National talent management strategy for school business professionals

The summer is over and darker nights are here, bringing with them the usual range of TV shows where celebrities and wannabes hone their aspiring talents in dancing, singing or even business skills for our entertainment.

Enjoyable though these shows are, I am more interested in the year-round activity of encouraging and supporting talented people in the school business leadership profession.

In my role as Chair of the Institute of School Business Leadership and as its former Professional Standards Lead, I have had the pleasure of seeing the breadth of our talent; from apprentices and early entrants to the profession, right through to the most senior multi-academy finance directors and chief operating officers.

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One of my priorities during my term of office as Chair is to foster a co-ordinated approach to developing school business talent which is broader than the Institute’s own activity. We need to take the frameworks and intentional approaches we’ve been developing at ISBL and engage the sector in a wider conversation.

  • Where are the strengths in the current talent management arrangements for school business professionals?
  • Where does best practice exist in the system?
  • What gaps exist in provision?
  • What do headteachers, CEOs and trust boards need from the next generation of school business professionals?
  • How can we increase the number of opportunities for experienced practitioners to mentor new entrants to the profession?
  • How does the network of successful local SBP groups fit into the picture?

It’s time to talk about how we intentionally address some of the skills gaps which exist and how the sector can best identify and deploy top talent into system leadership roles.

“One of my priorities during my term of office as Chair is to foster a co-ordinated approach to developing school business talent”

The CPD and training market for school leadership is increasingly crowded. Large national providers compete for candidates worth thousands of pounds each in income, and the resultant training programmes produce cohort after cohort of participants who are increasingly loyal to their ‘tribe’ after participating in conferences, summer schools and the school leadership equivalent of TV’s ‘bootcamps’.

Whilst this may be a good thing, I want to bring a wide range of stakeholders into a conversation about how the sector is meeting the needs of headteachers and CEOs in the business of leading schools and organisations.

When I go into schools and trusts, or speak at conferences around the country, I am all too aware that the school business profession has a long way to go in terms of fostering diversity. It is time to put this issue on the agenda and make sure the Institute, schools and trusts are working to ensure equal access to high-potential talent schemes for candidates from a wide range of different backgrounds.

“We are not yet making sufficient headway on all diversity fronts”

The proportion of people entering the profession from black, Asian or minority ethnic (BAME) backgrounds is increasing but too slowly. As school business leadership becomes a graduate profession, we should expect to see BAME representation in the latest cohort of trainees more reflective of the wider university population.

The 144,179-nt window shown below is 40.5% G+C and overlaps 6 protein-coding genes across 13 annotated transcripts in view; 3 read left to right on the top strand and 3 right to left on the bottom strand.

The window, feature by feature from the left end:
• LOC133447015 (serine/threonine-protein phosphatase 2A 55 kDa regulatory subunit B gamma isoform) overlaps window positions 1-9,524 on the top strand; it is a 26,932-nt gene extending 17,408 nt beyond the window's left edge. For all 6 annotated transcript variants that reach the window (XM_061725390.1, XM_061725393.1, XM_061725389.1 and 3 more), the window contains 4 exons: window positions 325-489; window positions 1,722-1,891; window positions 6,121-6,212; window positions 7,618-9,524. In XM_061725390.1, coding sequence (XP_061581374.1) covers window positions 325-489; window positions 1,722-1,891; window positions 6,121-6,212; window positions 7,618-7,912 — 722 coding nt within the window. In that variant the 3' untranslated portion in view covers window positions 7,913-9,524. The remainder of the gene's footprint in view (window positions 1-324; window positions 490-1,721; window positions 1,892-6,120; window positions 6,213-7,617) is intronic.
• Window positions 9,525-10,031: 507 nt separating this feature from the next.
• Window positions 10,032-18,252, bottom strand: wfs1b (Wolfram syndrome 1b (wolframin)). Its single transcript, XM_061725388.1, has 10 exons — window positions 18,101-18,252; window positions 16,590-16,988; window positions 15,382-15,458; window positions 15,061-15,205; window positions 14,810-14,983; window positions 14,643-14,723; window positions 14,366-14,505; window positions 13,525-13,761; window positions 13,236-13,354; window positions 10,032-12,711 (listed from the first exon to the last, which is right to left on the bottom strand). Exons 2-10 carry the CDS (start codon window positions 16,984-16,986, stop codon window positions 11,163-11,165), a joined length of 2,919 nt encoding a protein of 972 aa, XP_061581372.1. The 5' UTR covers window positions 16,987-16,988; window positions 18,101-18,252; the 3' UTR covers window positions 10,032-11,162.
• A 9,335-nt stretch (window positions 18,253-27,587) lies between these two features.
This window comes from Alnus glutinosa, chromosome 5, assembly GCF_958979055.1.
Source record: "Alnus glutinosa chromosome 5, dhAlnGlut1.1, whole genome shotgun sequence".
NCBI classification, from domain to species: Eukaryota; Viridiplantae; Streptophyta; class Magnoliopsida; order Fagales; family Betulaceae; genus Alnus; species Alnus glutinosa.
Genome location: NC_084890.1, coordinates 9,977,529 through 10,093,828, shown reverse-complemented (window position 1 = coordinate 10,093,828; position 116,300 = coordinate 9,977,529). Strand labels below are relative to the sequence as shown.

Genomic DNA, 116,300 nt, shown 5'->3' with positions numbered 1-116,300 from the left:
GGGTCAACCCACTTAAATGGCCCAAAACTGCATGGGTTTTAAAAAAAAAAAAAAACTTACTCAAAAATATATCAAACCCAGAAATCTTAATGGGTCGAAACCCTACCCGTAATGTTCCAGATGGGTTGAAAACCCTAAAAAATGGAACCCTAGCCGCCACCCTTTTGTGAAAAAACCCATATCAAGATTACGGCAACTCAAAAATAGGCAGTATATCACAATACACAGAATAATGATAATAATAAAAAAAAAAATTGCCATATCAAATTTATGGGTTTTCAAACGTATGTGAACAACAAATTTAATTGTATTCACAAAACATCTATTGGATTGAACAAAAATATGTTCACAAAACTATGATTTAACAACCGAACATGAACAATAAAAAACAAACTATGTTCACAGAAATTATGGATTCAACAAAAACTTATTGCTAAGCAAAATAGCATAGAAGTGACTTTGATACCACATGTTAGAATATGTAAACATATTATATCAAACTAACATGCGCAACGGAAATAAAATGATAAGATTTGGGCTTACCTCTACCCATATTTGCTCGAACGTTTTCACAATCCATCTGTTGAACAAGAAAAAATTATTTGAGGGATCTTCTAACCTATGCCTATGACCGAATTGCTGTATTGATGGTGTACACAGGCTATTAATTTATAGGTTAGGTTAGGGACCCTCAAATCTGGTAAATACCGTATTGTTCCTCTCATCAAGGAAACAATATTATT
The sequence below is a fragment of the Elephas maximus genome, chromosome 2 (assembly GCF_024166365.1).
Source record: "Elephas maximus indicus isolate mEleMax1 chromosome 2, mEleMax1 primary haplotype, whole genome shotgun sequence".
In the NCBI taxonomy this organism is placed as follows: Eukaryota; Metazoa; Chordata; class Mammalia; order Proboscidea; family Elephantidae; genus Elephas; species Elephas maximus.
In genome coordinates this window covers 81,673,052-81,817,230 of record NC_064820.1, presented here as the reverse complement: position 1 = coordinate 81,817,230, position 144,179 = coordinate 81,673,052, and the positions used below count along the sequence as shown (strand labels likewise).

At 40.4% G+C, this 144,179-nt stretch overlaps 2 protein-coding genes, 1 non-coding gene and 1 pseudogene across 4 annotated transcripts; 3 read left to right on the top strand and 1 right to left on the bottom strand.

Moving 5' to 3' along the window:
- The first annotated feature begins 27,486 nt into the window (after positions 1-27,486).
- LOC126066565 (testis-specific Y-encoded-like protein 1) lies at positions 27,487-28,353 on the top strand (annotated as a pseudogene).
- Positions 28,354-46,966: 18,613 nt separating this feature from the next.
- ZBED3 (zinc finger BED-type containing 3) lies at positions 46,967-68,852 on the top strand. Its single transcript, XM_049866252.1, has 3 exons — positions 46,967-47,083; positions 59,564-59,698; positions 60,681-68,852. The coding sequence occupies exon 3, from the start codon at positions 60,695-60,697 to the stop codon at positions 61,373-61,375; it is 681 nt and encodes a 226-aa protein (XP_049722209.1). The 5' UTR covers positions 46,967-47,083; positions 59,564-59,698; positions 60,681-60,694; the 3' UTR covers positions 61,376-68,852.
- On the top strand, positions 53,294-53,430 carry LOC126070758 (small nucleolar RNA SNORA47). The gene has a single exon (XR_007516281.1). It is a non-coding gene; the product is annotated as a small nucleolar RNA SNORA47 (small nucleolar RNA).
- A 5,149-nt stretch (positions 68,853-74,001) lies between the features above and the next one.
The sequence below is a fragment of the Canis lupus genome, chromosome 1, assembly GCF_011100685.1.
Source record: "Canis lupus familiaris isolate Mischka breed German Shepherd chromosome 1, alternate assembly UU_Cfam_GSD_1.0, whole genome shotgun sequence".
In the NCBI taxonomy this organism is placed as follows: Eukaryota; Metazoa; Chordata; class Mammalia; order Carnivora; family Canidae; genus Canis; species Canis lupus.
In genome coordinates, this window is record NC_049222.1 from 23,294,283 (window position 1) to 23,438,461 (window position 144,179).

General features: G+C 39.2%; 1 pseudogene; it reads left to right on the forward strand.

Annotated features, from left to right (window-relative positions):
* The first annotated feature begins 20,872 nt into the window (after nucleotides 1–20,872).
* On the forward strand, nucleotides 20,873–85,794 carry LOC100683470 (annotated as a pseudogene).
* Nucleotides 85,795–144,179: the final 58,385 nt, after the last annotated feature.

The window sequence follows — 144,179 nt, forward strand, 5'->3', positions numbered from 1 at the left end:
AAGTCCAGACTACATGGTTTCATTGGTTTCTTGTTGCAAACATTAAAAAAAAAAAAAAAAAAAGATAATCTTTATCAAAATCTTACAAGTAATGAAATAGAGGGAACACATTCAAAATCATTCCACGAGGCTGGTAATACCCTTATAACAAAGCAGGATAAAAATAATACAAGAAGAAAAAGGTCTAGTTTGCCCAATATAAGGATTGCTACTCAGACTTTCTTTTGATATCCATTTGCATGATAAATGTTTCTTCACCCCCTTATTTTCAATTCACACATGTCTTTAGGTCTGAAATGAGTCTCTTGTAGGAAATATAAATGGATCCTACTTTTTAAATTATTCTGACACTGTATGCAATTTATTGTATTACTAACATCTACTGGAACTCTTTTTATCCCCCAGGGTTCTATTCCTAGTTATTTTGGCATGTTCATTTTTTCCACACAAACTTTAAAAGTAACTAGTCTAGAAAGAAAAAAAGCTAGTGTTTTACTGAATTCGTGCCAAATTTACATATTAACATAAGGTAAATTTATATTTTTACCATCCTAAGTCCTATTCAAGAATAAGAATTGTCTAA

We are not yet making sufficient headway on all diversity fronts and need to do more to attract talented practitioners who better reflect the society we serve. How we achieve this must form part of our national conversation.

I intend to use the reach and influence my position gives me get this sector-wide dialogue going. I intend to reach out to the leaders of other organisations; sector bodies, academy trusts, local groups and local authorities and get the discussion going.

As the chair of a sector body, I have nothing to lose from facilitating wider collaboration. I am not going to lose pay because I don’t get paid for what I do. I don’t have sales targets for places on courses to meet  which mean I can’t concede ground, and my political party is not going to lose ground because this is not about party politics. Its about recruiting, nurturing and deploying talent so that our children benefit from well-run schools.

The Institute and I are listening.

Let’s talk!


1 thought on “National talent management strategy for school business professionals

  1. I’m up for some BAME and Disability SBM networking if that becomes a thing.

    I remember a lady coming up to me at my first NASBM conference and talking me she was relieved to see another black face and wanted to stay with me for the after dinner session. I found out she lived in the midlands and felt isolated both as a first time sbm and an ethnic minority who was struggling to prove herself to teachers and middle class white men (are we allowed to use that expression?).

    We had a good chat but I lost her details. I really hope she’s doing well.

    I believe we also need to talk about flexible working and preventing burn out for SBMs. It all goes hand in hand.

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